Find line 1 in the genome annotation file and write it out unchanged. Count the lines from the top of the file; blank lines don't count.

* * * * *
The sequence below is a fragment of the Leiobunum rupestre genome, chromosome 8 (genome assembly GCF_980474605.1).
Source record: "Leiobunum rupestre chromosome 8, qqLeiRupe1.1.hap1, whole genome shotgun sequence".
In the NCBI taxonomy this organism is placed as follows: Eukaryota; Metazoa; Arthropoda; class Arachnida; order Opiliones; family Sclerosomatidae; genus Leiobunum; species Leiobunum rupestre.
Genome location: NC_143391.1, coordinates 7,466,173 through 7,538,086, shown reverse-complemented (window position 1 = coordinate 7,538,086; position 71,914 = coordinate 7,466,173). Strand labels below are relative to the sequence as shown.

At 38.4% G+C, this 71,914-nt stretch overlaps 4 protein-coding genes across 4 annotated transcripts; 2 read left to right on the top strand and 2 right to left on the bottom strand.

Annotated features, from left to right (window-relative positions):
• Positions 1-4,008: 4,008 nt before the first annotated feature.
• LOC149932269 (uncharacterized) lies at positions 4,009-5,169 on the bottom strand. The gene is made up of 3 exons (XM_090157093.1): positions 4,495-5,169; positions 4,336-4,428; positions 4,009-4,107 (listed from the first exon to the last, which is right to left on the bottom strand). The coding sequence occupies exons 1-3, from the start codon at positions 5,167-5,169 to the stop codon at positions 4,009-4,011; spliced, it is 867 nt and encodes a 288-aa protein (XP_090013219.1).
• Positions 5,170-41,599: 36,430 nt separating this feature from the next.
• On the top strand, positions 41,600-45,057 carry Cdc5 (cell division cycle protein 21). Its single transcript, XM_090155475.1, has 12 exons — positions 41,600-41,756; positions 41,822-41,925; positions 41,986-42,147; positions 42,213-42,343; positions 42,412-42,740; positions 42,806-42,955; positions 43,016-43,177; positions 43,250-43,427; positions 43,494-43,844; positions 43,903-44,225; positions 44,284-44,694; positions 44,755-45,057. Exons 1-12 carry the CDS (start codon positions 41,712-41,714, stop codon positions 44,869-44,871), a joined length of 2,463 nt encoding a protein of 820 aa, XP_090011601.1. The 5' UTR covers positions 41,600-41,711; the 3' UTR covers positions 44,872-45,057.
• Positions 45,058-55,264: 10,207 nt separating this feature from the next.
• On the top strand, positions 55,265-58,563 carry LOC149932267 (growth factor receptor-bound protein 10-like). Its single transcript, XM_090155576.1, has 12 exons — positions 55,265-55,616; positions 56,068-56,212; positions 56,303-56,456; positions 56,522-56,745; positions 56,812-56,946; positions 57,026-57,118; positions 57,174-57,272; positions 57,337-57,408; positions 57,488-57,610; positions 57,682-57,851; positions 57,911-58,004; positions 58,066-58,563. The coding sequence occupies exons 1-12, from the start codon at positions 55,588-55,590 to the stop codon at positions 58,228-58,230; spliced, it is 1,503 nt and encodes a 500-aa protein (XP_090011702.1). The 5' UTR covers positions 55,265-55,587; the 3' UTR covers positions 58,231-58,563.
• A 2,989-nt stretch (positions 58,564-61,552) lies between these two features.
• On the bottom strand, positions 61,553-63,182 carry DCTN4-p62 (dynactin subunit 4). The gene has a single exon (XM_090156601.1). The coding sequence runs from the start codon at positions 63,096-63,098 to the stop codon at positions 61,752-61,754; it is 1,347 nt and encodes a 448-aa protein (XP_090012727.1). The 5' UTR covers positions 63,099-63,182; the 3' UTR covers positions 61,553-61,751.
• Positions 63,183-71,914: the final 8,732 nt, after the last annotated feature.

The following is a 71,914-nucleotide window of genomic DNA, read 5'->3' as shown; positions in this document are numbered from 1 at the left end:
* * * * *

The sequence below is a fragment of the Leiobunum rupestre genome, chromosome 8 (genome assembly GCF_980474605.1).